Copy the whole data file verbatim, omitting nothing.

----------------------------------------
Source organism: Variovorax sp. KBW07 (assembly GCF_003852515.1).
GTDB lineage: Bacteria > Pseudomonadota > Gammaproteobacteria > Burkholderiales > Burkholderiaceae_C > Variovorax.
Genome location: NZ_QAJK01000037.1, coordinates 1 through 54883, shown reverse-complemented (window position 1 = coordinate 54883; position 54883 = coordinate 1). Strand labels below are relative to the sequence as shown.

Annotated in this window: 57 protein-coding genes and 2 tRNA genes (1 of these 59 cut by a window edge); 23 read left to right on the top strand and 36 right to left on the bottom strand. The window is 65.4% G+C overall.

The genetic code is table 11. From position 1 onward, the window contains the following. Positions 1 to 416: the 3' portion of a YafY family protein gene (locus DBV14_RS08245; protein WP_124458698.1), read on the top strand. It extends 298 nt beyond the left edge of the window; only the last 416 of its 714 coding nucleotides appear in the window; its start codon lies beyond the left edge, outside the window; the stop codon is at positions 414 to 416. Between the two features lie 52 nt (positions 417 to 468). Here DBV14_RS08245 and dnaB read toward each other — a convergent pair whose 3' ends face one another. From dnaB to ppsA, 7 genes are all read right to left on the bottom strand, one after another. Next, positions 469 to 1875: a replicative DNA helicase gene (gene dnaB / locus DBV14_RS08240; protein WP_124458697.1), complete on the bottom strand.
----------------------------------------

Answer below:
Source organism: Variovorax sp. KBW07 (assembly GCF_003852515.1).
GTDB lineage: Bacteria > Pseudomonadota > Gammaproteobacteria > Burkholderiales > Burkholderiaceae_C > Variovorax.
Genome location: NZ_QAJK01000037.1, coordinates 1 through 54883, shown reverse-complemented (window position 1 = coordinate 54883; position 54883 = coordinate 1). Strand labels below are relative to the sequence as shown.

Annotated in this window: 57 protein-coding genes and 2 tRNA genes (1 of these 59 cut by a window edge); 23 read left to right on the top strand and 36 right to left on the bottom strand. The window is 65.4% G+C overall.

The genetic code is table 11. From position 1 onward, the window contains the following. Positions 1 to 416: the 3' portion of a YafY family protein gene (locus DBV14_RS08245; protein WP_124458698.1), read on the top strand. It extends 298 nt beyond the left edge of the window; only the last 416 of its 714 coding nucleotides appear in the window; its start codon lies beyond the left edge, outside the window; the stop codon is at positions 414 to 416. Between the two features lie 52 nt (positions 417 to 468). Here DBV14_RS08245 and dnaB read toward each other — a convergent pair whose 3' ends face one another. From dnaB to ppsA, 7 genes are all read right to left on the bottom strand, one after another. Next, positions 469 to 1875: a replicative DNA helicase gene (gene dnaB / locus DBV14_RS08240; protein WP_124458697.1), complete on the bottom strand.